The birthday plant for this day is wormwood, Artemisia absinthium. It derived its name from Artemis, the ancient Greek goddess of the moon and the hunt. Wormwood is probably linked to the belief that the herb grew along the track left by the serpent when it slithered out of the Garden of Eden. The herb is used to flavour the potent liquor absinth and also used in making the liqueur Chartreuse. It symbolises absence, calamity, false judgment and affection. In the Old Testament, wormwood signifies moral bitterness. It is under the rule of Mars, astrologically.
The Waking Stones
The April moon waxes its crescent Its keen cold edge a-shaving eaves; As wormwood green unfurls its leaves The wan moonlight shines iridescent.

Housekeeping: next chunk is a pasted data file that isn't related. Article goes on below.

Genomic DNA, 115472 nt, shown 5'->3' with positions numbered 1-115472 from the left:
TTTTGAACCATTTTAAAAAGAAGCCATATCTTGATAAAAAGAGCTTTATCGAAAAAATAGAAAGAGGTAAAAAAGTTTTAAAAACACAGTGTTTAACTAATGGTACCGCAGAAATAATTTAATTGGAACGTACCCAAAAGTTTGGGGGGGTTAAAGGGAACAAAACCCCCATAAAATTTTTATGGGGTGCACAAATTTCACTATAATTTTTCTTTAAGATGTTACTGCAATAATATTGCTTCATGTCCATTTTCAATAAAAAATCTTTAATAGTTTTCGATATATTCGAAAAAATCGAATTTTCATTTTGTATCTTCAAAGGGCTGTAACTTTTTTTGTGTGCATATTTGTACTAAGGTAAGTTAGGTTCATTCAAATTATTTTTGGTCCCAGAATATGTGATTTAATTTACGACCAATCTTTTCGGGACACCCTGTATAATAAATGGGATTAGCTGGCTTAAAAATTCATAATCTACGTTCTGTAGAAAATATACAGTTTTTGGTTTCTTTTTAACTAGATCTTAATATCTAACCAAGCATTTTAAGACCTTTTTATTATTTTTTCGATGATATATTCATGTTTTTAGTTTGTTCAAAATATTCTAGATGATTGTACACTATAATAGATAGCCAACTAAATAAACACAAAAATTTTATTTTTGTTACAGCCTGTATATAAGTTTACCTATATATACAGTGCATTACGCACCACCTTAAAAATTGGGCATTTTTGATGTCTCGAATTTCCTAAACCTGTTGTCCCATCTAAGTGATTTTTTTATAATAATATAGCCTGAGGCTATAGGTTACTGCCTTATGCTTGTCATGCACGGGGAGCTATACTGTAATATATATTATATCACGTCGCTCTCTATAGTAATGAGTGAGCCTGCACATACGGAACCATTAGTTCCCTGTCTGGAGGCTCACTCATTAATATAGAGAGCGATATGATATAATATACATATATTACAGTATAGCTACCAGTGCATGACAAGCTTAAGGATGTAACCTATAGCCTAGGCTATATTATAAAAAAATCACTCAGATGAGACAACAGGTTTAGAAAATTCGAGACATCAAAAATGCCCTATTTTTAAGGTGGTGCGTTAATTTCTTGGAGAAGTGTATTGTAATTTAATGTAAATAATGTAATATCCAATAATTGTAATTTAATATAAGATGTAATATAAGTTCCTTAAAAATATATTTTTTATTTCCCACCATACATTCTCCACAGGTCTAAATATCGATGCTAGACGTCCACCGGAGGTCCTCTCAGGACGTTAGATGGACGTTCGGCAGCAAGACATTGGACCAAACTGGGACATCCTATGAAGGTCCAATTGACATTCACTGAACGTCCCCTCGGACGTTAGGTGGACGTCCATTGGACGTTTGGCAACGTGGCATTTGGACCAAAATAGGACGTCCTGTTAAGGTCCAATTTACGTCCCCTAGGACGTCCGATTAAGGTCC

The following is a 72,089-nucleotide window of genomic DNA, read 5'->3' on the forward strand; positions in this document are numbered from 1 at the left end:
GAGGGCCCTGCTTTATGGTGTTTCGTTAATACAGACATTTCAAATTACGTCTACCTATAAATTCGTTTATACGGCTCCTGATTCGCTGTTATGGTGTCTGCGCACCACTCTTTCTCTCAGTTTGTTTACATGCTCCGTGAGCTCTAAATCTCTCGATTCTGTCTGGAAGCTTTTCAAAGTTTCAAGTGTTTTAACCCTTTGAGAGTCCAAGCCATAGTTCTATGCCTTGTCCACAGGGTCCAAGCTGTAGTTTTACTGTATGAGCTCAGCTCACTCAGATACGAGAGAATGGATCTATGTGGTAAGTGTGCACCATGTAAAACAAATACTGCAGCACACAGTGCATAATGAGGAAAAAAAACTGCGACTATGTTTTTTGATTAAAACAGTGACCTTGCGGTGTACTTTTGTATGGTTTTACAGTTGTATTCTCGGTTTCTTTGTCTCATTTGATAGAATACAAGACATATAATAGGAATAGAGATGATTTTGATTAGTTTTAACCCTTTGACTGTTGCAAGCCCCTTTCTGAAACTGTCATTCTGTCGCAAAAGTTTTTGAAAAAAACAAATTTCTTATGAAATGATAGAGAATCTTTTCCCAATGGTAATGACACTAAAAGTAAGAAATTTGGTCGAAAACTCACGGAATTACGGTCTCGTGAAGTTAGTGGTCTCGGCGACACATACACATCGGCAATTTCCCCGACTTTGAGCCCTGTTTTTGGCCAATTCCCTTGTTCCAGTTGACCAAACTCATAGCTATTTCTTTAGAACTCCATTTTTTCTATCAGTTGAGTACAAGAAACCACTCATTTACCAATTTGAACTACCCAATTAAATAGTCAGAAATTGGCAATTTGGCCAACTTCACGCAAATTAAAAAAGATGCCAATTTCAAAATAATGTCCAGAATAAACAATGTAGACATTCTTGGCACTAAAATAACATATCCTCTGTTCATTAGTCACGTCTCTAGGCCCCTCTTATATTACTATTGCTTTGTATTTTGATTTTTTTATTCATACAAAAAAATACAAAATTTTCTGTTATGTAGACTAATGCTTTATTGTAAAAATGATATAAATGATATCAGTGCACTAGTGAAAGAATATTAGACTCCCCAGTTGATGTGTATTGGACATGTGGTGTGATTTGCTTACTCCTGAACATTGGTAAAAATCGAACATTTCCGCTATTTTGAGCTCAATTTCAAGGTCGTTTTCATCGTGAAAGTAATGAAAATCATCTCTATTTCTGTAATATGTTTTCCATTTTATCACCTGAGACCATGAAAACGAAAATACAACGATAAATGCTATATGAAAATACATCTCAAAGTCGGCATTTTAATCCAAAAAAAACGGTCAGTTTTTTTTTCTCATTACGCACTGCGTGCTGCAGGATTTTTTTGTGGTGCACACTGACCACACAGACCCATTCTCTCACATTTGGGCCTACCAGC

The night its ancient magic weaves My eyelids turn to lead, quiescent; Drab night birds raise cries incessant, Unseen, as secretive as furtive thieves.
Dark stones are touched by moon And in their heart a waking spell Is roused; they shake, they swell And they stir none but too soon.
Absinth undrunk, curt note, farewell; The serpent gone, its tracks strewn With Artemisia grey, a sad old tune, An empty house where once I used to dwell.
The stones have woken, and they walk I sleep and dream and lie alone. Rocks run, and all the while they talk In voices loud, in endless monotone:
“She’s left you now, she’s up and gone Nevermore will the doors unlock…” I dream, and waking stones do mock My hopes betrayed, but taken hostage until dawn.
I have been blogging daily on this platform for several years now. It is surprising that I have persisted as the world is changing and "microblogging" is now the norm. I blog to amuse myself, make comment on current affairs, externalise some of my creativity, keep notes on things that interest me, learn something new and to surprise myself with things that I discover about this wonderful, and sometimes crazy, world we live in.
I sometimes get the impression that I am on a soapbox delivering a monologue, so your comments are welcome.